For some time now, the question among security officials has not been if terrorists would bomb Britain again, but when.
They got their answer on Monday night.
There have been attacks and arrests in London over recent weeks, but the massacre in Manchester is markedly different. The relative sophistication of the strike and the intended victims (teenagers at a pop concert) has reawakened dark demons here.
Twenty-two people lay lifeless, making this the worst incident of its kind since 2005 — the year four men detonated backpack bombs on the London subway system. The common denominator between the attackers then and now: a British birth certificate and a suicidal belief in ‘jihad’.
In the last 12 years, there have been a plethora of initiatives and think tanks dedicated to asking why someone born and educated here would resolve to blow himself up among as many of his compatriots as possible. The answer to that question will be pondered over, again, for months to come.
For now, the focus is on Manchester. There were fears that Monday’s atrocity would tear the diverse fabric of this society apart. On the surface, the opposite has happened.
Punjabi taxi drivers helped to evacuate the area without charge, Arab surgeons treated victims and Indo/Pakistani restaurants fed the emergency workers for free. These efforts have not gone unnoticed.
On the morning after the attack a demonstration was held by the far-right ‘English Defence League’. It was quickly outnumbered and out-heckled by counter protesters. All week, faith leaders of every cloth — from Scientologists to Sikhs — have been out in force with one message: We will not be divided!
Devotees of Manchester’s other major dogma, football, showed that they weren’t going to be intimidated either. On Wednesday, drunken Man United fans danced on the streets to celebrate their team winning the Europa Cup. Their shirts may have all been red, but their skin colours reflected every race in this cosmopolitan city. The next night an impromptu street party to raise funds for a local hospital attracted hundreds of ravers.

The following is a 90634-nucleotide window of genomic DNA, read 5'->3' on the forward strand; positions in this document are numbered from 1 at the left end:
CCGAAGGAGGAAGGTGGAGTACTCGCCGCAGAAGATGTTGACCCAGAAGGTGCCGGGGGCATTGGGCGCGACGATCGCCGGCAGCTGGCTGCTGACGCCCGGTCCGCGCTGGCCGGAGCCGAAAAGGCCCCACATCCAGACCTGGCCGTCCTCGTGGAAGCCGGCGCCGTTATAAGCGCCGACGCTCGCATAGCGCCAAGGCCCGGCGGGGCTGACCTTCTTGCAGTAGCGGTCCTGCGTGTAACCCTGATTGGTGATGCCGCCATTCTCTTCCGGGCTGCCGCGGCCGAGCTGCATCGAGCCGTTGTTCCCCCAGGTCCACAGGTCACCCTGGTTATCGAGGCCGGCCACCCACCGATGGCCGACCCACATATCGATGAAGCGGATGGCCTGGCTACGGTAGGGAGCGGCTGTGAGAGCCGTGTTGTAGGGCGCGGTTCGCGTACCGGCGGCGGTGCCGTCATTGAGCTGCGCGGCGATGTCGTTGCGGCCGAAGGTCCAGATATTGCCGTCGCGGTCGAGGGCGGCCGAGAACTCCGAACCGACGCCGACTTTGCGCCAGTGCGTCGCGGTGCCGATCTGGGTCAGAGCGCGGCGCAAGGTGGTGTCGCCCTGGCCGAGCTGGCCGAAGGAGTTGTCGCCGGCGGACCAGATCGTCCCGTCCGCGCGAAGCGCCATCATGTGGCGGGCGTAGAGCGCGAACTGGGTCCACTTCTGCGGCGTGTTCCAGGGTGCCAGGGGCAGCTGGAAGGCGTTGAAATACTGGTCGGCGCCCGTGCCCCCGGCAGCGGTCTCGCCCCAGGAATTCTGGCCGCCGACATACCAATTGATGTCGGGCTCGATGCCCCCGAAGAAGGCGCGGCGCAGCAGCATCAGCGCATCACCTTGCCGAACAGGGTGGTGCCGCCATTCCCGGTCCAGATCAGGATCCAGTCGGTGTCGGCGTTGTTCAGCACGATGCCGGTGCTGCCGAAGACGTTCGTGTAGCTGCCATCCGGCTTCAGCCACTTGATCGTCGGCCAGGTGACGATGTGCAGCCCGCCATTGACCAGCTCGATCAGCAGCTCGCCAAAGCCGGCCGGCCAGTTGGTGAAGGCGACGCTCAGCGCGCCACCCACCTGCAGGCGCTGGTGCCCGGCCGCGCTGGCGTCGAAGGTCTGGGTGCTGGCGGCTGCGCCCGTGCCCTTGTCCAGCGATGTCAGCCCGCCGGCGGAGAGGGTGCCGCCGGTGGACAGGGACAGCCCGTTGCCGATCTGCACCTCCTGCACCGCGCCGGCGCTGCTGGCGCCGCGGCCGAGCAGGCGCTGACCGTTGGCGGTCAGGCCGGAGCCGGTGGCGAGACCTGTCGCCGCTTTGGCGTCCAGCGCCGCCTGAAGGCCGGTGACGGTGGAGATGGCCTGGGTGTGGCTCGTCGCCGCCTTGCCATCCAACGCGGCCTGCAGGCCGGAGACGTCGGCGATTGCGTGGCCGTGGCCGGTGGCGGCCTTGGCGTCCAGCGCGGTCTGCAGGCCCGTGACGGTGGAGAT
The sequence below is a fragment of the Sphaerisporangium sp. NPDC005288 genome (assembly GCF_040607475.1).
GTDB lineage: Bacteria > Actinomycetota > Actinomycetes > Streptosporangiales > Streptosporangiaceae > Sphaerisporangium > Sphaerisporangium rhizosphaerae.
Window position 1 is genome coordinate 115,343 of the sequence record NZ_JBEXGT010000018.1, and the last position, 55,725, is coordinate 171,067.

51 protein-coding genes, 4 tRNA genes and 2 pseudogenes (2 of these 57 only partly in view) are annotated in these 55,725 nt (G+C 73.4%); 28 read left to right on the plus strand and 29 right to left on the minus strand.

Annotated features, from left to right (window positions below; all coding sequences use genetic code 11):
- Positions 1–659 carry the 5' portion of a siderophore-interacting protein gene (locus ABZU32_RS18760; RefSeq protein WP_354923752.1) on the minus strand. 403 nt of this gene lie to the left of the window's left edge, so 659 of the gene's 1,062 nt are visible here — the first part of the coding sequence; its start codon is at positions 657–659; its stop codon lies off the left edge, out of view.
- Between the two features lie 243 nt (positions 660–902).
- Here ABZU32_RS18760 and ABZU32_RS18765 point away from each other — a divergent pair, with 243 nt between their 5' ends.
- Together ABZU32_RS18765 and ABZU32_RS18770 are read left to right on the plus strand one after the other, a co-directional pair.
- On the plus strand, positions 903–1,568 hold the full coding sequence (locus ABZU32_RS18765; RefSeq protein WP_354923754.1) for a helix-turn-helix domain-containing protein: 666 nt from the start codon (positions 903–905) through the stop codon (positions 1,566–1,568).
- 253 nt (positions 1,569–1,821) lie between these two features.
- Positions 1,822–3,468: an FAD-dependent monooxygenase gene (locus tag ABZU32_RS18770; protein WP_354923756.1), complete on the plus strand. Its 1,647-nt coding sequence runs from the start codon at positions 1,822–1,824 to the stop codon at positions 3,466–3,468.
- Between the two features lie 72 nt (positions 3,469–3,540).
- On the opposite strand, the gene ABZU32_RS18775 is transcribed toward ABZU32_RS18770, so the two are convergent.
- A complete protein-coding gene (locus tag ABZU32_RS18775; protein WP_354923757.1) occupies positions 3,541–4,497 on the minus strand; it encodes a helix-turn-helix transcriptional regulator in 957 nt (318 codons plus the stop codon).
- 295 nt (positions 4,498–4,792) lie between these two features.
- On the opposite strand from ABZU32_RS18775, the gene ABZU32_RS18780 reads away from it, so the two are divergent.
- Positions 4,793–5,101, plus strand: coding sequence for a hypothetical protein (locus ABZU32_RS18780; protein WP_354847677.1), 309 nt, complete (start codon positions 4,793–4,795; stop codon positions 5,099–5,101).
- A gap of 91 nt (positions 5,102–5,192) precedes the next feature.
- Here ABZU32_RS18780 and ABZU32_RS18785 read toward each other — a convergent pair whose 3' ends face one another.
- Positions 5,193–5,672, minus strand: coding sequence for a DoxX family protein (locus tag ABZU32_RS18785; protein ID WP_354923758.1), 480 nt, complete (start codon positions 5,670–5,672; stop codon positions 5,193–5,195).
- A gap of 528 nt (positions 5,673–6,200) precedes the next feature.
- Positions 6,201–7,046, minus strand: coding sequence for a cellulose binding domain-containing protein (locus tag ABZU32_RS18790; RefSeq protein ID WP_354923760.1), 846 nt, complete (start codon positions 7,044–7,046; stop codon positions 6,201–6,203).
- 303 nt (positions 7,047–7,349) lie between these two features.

But despite the defiance, things are far from normal here. There have been numerous false alarms of another attack, causing bomb disposal units to be deployed and major buildings to be evacuated. Police officers armed with machine guns can be seen around any corner. One told me that he’d been redeployed from Scotland after the attack. This is a city on edge.
The anxiety is particularly acute among Manchester’s large Muslim community. The BBC Asian Network has spoken to dozens of people who live here. The common themes have been fear and frustration.
Many are worried that their loved ones will be targeted by violent vigilantes. Their concerns aren’t unfounded. Greater Manchester Police have already reported a sharp rise in suspected hate crimes. One case being investigated is an arson attack on a mosque in nearby Oldham.
Naseem Bibi, whose father runs the mosque, told us: “We’re not answerable for every individual. Everybody is sickened by what happened [at the Manchester Arena]. We’re just human like everybody else.”
Her exasperation was echoed by Irfan Chishti, the Imam of Manchester’s largest mosque. On the eve of Ramazan he fought back tears during an emotional sermon. “He [Salman Abedi] might have had a Muslim name, but we disown his actions. We disown his character. We disown his behaviour. We, as Muslims, have nothing, nothing, NOTHING to do with violence and terror!”
Amir Khan, the former world champion boxer of Pakistani heritage, was in attendance. He told me: “It puts us all on our back foot. We’re going to be walking the streets and people are going to be pointing fingers at us saying we’re terrorists. We all have to stick together and obviously stop things like this from happening. If someone ever has the idea that someone is trying to plot something, we have to go and report it to the police or report it to the community, because this is something that we’re all against.”
Of course, such sentiments are expected in the aftermath of terror attacks. Observed silences and rousing speeches of defiance have become depressingly cliché. What else can one do? But those who go out of their way to lay flowers and speak to journalists are, by virtue, a self-selecting crowd. The concern is not over these individuals.
Even before Salman Abedi’s act of barbarism, more than a dozen young Muslims in Manchester have heeded the call of ‘jihad’ in recent years. How many more could there be?
Rickin Majithia is an Impact Reporter for the BBC’s Asian Network. He tweets at @rick_maj.
You can listen to the BBC Asian Network special from Manchester here: http://www.bbc.co.uk/programmes/b08qmd9q